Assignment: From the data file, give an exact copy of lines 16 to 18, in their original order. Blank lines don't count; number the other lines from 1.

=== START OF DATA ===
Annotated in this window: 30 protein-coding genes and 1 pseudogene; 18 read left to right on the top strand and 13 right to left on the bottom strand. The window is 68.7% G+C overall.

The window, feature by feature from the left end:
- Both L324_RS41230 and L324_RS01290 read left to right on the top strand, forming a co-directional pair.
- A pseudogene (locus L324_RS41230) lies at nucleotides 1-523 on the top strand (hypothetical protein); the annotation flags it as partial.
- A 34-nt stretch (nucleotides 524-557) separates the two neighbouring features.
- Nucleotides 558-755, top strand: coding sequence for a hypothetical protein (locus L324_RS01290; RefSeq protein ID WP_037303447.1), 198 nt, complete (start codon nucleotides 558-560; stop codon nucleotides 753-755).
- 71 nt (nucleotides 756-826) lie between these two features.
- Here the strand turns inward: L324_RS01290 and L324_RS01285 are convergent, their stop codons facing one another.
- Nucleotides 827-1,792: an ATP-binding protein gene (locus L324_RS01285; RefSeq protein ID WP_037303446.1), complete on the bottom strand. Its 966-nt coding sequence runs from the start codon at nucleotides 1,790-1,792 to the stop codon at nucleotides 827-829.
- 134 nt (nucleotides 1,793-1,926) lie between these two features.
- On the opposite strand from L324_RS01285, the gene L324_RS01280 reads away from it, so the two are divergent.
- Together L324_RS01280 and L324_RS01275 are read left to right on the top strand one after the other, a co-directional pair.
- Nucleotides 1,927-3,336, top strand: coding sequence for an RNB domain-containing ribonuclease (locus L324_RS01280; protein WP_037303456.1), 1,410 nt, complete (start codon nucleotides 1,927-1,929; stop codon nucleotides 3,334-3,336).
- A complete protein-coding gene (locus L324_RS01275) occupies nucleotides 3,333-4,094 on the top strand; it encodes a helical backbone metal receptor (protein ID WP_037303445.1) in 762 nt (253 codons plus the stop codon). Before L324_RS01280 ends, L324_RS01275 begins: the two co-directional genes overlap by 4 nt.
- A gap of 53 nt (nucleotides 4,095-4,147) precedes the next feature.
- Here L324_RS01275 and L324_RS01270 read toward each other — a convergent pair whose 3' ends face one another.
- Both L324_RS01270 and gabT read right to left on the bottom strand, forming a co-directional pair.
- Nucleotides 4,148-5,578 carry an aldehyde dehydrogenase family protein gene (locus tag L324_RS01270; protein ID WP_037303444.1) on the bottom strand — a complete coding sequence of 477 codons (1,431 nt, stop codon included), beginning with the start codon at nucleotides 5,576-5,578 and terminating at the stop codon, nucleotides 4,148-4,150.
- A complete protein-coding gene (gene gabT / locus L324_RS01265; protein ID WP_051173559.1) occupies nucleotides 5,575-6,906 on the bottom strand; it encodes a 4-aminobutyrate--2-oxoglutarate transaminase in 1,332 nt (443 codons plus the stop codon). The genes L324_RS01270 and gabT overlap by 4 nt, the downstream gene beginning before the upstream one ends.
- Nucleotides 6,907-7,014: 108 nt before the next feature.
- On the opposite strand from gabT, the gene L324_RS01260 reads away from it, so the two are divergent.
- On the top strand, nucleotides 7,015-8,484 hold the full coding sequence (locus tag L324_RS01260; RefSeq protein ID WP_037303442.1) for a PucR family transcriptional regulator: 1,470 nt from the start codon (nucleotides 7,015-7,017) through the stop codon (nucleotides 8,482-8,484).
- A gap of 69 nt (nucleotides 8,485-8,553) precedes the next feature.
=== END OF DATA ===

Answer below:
- Here L324_RS01275 and L324_RS01270 read toward each other — a convergent pair whose 3' ends face one another.
- Both L324_RS01270 and gabT read right to left on the bottom strand, forming a co-directional pair.
- Nucleotides 4,148-5,578 carry an aldehyde dehydrogenase family protein gene (locus tag L324_RS01270; protein ID WP_037303444.1) on the bottom strand — a complete coding sequence of 477 codons (1,431 nt, stop codon included), beginning with the start codon at nucleotides 5,576-5,578 and terminating at the stop codon, nucleotides 4,148-4,150.